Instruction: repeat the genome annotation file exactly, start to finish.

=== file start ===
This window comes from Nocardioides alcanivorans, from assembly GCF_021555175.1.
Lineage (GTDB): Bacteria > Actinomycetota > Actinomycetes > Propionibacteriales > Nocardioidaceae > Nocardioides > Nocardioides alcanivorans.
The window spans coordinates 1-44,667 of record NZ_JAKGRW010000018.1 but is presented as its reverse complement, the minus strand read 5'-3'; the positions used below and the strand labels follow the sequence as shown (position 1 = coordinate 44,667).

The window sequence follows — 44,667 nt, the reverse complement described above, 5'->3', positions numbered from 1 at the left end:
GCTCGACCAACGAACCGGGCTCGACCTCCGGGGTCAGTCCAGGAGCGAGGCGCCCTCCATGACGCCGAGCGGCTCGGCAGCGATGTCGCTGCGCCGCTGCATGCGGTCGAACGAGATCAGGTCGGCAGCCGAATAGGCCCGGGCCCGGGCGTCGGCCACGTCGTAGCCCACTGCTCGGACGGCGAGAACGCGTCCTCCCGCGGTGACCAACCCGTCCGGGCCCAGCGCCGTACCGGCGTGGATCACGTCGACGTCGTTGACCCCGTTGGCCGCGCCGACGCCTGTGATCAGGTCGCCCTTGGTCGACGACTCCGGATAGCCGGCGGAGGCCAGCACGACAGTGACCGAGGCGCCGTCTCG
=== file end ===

This window comes from Nocardioides alcanivorans, from assembly GCF_021555175.1.
Lineage (GTDB): Bacteria > Actinomycetota > Actinomycetes > Propionibacteriales > Nocardioidaceae > Nocardioides > Nocardioides alcanivorans.
The window spans coordinates 1-44,667 of record NZ_JAKGRW010000018.1 but is presented as its reverse complement, the minus strand read 5'-3'; the positions used below and the strand labels follow the sequence as shown (position 1 = coordinate 44,667).

The window sequence follows — 44,667 nt, the reverse complement described above, 5'->3', positions numbered from 1 at the left end:
GCTCGACCAACGAACCGGGCTCGACCTCCGGGGTCAGTCCAGGAGCGAGGCGCCCTCCATGACGCCGAGCGGCTCGGCAGCGATGTCGCTGCGCCGCTGCATGCGGTCGAACGAGATCAGGTCGGCAGCCGAATAGGCCCGGGCCCGGGCGTCGGCCACGTCGTAGCCCACTGCTCGGACGGCGAGAACGCGTCCTCCCGCGGTGACCAACCCGTCCGGGCCCAGCGCCGTACCGGCGTGGATCACGTCGACGTCGTTGACCCCGTTGGCCGCGCCGACGCCTGTGATCAGGTCGCCCTTGGTCGACGACTCCGGATAGCCGGCGGAGGCCAGCACGACAGTGACCGAGGCGCCGTCTCG